And then a soft voice from her memory, “Lily? Lily? It’stime to wake up darkling. You’ve been asleep for quite a while now.” 

A boy came and sat beside her. “Are you feeling better sis?” His brown hair fell into his bright blue eyes and he smelled likethe fresh mountain spring after a rainstorm. 

She nodded and he smiled. 

And then, from her memory, laughing, and a bright red ball that flew to her hands. Mark was smiling and telling her to hold her hands “this way, this way”. 

And she remembered red, the color and what it meant. Red, the color of her ball, the color of blood, her blood, as it spilled on the gorund from a gash in her side. She remembered black, the color of the night sky and of the poison that sank into her veins. She remembered his voice, loud and terrifying, like all of the monsters in the world howling with pain. 

After that there were only sounds. Nurses running in and out, patients talking in whispers or shout, but there was Mark too, with his strength and spring, and she remembered what she had forgotten so long ago. She loved him. 

“Lily?” Mark said. “Can you hear me?” 

“Yes,” she opened her eyes slowly and saw him for the first time in a long time. His fur was a matted rich brown, the color of soil in a garden. His blue eyes stared back at her with worry and love, and his dirty paws were on her blank white sheets. 

“Can you see me?” 

“Yes,” she rubbed his head. “Yes.” She threw her arms around his neck and buried her face into his fur. 

“I’m glad you’re awake sis,” he said looking into her eyes that now shone a brilliant green. 

She nodded. “That drink…” 

“Yes, it was blood.” 

“You…”

“Yes.”

She looked at her room for the first time. The walls were white, but not white like snow but white like bleach, like they had something to hide. There was a lone window on her left that was wide open. Bodies lay strewn everywhere, but ther was no blood and no scent of death. Just white bodies encased in bleached uniforms on a well-mopped floor.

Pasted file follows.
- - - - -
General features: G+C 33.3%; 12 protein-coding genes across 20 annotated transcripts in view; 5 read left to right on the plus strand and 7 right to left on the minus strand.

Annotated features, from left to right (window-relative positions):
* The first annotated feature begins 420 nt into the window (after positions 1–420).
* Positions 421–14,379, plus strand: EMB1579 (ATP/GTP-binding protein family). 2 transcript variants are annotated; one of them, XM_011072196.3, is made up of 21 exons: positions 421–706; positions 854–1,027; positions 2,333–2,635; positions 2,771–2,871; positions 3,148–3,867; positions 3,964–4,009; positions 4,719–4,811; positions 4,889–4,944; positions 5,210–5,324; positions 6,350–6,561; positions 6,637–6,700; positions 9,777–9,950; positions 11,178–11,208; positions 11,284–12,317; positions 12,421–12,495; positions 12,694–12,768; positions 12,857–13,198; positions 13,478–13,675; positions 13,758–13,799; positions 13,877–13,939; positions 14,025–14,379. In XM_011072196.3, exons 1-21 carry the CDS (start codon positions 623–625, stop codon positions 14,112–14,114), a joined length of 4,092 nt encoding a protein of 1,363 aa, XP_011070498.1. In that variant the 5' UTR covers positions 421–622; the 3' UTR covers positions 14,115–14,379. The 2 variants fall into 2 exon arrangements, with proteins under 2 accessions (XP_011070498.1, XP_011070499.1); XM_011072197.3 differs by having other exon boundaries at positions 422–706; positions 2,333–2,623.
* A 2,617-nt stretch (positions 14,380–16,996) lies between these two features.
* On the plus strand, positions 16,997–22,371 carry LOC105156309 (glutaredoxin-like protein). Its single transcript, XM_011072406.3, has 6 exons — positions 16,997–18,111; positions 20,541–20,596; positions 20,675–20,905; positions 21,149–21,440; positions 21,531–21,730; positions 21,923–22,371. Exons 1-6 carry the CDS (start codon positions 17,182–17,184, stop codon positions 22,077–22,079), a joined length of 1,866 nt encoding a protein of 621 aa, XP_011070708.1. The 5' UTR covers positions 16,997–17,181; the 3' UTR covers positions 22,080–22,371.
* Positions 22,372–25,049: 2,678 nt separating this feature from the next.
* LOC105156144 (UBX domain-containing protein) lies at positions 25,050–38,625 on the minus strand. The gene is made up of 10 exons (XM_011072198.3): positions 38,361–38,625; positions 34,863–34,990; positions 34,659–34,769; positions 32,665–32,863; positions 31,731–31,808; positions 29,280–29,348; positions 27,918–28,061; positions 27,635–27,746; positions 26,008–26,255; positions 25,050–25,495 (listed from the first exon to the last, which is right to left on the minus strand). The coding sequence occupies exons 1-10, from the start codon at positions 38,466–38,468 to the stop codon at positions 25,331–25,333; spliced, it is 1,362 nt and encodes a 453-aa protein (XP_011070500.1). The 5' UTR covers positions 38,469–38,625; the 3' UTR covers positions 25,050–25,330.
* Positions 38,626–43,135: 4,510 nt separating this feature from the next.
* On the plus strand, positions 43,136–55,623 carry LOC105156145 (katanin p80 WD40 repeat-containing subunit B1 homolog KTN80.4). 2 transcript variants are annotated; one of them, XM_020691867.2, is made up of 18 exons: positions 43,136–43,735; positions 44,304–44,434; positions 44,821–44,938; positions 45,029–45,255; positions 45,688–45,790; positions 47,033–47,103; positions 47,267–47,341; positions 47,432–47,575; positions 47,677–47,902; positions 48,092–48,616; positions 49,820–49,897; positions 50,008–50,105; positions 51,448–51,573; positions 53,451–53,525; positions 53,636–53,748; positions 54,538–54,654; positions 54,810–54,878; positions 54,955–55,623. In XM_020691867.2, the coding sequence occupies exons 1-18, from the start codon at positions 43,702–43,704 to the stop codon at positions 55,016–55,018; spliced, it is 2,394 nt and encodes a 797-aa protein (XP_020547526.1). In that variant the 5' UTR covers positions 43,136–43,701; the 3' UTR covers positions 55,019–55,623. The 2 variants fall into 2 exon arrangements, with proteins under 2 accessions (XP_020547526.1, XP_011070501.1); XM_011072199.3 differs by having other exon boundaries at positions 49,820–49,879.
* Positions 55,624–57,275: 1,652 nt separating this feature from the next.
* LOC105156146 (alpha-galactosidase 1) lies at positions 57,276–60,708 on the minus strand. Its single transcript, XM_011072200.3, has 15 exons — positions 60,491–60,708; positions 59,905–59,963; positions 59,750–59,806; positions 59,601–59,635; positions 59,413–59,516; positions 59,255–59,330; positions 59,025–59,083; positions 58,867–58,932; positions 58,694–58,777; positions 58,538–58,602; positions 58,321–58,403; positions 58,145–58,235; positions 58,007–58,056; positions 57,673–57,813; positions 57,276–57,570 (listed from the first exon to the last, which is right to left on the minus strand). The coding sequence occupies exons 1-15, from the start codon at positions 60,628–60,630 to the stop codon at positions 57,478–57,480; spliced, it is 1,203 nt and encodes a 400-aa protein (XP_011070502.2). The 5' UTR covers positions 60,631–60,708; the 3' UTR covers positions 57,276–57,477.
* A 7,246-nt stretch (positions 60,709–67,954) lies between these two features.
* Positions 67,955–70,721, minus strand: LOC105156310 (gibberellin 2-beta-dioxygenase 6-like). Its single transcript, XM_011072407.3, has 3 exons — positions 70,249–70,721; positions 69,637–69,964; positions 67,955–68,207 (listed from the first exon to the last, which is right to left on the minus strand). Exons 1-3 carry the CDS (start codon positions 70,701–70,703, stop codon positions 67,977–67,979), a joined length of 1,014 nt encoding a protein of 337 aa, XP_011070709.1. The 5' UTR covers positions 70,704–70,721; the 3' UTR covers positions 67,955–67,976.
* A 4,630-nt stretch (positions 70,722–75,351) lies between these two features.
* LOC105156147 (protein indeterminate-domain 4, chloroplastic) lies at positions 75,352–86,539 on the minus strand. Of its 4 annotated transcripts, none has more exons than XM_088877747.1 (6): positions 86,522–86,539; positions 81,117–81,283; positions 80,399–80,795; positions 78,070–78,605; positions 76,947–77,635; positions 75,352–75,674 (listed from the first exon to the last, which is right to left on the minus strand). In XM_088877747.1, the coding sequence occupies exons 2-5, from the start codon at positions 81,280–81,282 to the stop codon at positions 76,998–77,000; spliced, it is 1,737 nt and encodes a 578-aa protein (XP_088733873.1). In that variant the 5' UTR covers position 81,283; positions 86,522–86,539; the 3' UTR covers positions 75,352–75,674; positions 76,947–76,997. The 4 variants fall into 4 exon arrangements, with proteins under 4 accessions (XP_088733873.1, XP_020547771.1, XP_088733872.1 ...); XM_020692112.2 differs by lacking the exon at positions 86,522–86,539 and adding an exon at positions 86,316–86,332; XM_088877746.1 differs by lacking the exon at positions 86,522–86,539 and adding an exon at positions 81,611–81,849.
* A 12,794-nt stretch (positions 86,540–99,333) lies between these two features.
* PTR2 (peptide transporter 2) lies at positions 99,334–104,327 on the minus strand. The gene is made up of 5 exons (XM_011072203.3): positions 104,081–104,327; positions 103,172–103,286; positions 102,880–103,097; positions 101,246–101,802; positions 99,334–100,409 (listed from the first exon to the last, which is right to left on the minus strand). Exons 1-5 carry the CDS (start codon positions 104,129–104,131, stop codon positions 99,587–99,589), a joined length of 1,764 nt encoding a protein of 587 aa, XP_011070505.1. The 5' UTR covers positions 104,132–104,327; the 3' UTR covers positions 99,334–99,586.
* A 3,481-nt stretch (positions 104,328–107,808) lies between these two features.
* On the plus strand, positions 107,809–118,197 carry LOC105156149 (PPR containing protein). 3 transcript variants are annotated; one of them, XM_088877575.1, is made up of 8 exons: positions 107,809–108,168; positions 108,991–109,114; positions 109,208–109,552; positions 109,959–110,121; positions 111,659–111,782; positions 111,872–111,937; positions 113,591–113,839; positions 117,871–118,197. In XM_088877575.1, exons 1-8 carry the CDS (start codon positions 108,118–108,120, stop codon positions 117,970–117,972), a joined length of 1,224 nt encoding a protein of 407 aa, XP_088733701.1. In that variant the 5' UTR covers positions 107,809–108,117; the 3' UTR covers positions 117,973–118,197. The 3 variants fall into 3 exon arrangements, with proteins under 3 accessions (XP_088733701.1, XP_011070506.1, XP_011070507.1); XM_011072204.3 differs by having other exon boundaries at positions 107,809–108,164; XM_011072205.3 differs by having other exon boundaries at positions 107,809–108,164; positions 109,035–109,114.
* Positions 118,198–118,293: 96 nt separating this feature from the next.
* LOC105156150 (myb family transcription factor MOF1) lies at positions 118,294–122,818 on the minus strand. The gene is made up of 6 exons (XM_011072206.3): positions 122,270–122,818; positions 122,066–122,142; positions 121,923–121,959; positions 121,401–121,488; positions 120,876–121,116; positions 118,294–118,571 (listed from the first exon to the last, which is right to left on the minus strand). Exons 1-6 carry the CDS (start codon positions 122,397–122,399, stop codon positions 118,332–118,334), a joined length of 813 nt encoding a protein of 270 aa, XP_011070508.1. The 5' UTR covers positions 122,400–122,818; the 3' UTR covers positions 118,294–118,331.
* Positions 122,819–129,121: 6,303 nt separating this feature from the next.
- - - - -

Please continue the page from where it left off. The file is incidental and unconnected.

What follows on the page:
“I  remember,” she said. 

Let My Soul Speak

Let my soul speak

of irons falling

far and deep,

Of metal rushes

in the wind,

of ancient clay

that’s yet to mend,

You open doors

of sacred space,

memories must be erased,

Wash me clean

of fires past,

and have the

melodies to last,

Catch me fast

from silent stars

and bind me up;

heal my scars.

Prompt: The difference between the first death you remember and the most recent one

You always remember the first time you die because it’s your first time. It’s like your first kiss, just not as magical. The first time I died was an interesting event. It had to do with witches, demons, curses, magic, you know, all that fairy tale crap. My most recent death: hit and run. Nothing cool or glamorous. No. I was hit by a car while I was walking home from the grocery store. That had to be one of the stupidest and uncool ways I could  have died, well besides choking. At least it wasn’t that painful. 

I finally managed to open my eyes and was greeted by gentle darkness. I moaned as I shifted my fingers and toes and they creaked to life. The memory of the red car crashing into my body on the sidewalk came back to me and I shook my head internally. I couldn’t believe that I had died from that. 

My eyes began to adjust to the darkness and I saw that I was in a hospital morgue, lying on a metal table. As more feeling returned to my body I noticed the cold air in the room and the disgusting smell of death and formaldahyde. Hospitals always try to cover the smell of death and it always fails for me. Death has a very distinct smell, sharp, with a tang of metal and the earthy smell of water and rot. Fresh death smells mostly of blood and despair until the rot sets in. 

I sat up and assessed my body. From the slow return of sensation I determined I had been dead for about eight hours. Not too bad, I thought.